A Vision for a Circular Economy for Plastics in Canada

This February 2019 report by Usman Valiante for Smart Prosperity Institute (PDF) provides a vision and roadmap for converting our approach to plastics from a take-make-waste to a circular economy, characterized by a flow of materials in a closed loop. Value is returned into the cyclical, productive system, rather than wasted. And the report explores the role of EPR to achieve this vision.

"Extended Producer Responsibility (EPR) assigns producers the property rights for the end-of-life wastes associated with their products and packaging and requires them to meet collection and recycling performance standards for those wastes. As such, it requires producers to establish reverse supply chains (either directly or through commercial arrangements with third parties) to collect, process and market their products or packaging.
EPR is performance-based regulation that “specifies required outcomes or objectives, rather than the means by which they must be achieved”.

"EPR is also a market-based policy instrument. In an openly competitive market, end-of-life management costs become yet another cost of business providing producers with an incentive to reduce those costs through efficiency. Such efficiency may be gained through product redesign (i.e. reduction or to enable systems of reuse), the adoption of existing waste management best practices, or through investment in new and innovative technologies and practices to reduce, collect, reuse and recycle producers’ wastes."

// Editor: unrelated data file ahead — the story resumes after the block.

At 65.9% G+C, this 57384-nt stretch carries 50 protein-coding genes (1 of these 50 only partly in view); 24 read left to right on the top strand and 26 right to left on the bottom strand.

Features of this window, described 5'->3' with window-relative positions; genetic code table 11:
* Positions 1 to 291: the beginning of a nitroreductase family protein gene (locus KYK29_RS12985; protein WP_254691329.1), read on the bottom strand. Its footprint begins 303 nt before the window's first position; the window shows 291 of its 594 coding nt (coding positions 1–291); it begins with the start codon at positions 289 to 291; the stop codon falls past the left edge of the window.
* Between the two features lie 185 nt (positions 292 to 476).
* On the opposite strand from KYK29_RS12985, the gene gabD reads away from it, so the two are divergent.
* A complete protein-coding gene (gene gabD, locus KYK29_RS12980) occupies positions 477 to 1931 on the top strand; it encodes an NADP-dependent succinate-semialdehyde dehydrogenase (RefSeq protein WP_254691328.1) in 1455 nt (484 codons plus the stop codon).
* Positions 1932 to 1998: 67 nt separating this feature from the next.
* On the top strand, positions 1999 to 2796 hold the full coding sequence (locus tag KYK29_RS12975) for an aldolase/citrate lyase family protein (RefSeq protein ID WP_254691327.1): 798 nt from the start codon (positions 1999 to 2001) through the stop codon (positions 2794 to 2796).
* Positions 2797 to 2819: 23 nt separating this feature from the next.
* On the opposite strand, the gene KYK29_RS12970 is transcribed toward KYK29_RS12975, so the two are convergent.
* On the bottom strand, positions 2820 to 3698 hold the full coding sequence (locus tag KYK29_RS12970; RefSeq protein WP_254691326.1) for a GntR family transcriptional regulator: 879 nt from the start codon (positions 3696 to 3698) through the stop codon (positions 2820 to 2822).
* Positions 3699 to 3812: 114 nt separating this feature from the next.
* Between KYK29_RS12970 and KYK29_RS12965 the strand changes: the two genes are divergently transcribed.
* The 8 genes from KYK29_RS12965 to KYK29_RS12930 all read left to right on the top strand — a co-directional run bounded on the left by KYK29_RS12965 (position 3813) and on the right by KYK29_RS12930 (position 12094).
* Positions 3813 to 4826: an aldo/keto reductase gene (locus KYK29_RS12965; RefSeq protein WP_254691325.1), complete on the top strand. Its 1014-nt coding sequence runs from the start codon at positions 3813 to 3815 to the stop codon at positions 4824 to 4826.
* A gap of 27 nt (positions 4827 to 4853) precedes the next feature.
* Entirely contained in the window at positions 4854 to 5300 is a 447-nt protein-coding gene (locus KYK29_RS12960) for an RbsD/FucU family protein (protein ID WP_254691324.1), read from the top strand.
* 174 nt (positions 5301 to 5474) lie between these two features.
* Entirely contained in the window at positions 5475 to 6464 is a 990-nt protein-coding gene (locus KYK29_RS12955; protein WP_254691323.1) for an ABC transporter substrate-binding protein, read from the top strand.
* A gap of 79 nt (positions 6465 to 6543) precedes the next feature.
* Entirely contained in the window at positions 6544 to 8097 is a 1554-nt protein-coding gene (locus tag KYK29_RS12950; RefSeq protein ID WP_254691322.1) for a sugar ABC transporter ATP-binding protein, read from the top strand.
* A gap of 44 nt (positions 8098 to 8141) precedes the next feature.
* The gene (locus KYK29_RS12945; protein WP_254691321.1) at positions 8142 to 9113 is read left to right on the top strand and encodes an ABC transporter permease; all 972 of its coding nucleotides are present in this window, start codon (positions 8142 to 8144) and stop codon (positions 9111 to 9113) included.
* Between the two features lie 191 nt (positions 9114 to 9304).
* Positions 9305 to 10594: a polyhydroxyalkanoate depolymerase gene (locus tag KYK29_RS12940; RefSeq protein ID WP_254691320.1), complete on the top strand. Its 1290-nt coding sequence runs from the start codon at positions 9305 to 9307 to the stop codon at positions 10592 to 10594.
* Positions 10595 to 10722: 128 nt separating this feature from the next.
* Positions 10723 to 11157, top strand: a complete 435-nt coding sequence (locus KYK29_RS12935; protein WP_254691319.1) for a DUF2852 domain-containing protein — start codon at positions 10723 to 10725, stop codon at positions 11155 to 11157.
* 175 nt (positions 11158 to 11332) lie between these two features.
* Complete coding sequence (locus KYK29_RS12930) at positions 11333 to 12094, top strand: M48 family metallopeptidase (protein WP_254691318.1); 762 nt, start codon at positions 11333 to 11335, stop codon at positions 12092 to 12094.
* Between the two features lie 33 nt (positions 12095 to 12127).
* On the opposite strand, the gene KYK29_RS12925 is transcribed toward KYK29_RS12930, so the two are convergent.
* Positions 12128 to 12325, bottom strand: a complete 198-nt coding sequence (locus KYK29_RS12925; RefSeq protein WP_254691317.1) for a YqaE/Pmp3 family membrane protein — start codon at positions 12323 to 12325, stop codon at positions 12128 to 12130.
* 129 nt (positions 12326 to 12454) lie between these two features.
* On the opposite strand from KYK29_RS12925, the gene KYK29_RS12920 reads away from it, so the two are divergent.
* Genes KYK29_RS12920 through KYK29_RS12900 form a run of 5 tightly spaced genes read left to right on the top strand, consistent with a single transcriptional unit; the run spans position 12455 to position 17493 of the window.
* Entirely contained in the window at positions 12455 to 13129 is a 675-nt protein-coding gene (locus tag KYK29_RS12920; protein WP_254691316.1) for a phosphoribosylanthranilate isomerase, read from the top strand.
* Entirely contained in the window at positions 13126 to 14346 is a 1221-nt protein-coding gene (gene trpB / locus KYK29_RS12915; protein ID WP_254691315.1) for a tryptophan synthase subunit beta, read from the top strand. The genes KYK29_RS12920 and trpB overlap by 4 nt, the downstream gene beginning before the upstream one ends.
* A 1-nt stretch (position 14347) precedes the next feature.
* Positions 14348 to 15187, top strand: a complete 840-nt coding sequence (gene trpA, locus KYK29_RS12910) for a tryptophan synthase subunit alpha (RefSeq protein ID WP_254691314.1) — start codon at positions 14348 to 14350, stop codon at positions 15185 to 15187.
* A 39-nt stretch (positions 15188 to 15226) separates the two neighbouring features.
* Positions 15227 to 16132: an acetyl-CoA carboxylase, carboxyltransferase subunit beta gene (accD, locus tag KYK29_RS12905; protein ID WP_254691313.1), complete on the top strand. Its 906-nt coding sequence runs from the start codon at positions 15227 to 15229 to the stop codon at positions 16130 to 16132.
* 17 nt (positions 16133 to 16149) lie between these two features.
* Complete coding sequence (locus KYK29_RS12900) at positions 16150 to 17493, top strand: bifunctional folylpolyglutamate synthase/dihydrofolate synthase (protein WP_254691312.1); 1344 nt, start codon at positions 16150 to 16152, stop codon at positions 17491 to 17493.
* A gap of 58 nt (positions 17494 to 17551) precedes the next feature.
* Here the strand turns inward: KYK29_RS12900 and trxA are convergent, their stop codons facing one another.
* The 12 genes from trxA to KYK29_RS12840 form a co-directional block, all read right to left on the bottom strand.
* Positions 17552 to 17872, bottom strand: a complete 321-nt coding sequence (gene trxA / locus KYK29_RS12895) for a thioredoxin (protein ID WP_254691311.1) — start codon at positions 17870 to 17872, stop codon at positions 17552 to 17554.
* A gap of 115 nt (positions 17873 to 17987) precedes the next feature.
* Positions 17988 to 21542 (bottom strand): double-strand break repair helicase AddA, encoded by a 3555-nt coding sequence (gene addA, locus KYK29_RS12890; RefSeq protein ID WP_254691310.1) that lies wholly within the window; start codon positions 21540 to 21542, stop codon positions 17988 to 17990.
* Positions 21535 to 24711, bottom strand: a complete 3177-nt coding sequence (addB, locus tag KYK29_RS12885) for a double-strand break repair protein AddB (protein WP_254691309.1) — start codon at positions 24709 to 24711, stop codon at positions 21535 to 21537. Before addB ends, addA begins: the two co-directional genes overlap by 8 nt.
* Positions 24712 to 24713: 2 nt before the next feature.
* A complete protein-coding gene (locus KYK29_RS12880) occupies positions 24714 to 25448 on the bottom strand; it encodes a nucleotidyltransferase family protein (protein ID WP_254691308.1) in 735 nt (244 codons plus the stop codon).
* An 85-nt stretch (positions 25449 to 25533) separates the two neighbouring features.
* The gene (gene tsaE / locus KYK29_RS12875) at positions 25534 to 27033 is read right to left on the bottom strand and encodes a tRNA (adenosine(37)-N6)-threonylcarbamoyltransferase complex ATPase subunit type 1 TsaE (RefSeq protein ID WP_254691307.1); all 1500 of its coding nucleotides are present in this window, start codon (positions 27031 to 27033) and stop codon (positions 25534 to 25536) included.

It is "both ineffective and inefficient" when municipalities operate individual recycling systems “with little or no coordination with other municipal recycling systems and with no connection to the producers whose packaging they manage... As such, each municipality is left to address the changing packaging mix and commodity market realities within its own system."

The Recycle BC extended producer responsibility program has "induced $20 million in capital investments in the recycling of PPP (a significant portion of which is plastic recycling related), expanded the types of plastics collected, and lowered contamination of collected materials, while concurrently insulating both producers and BC municipalities from commodity risks posed by the closure of Asian secondary plastics markets."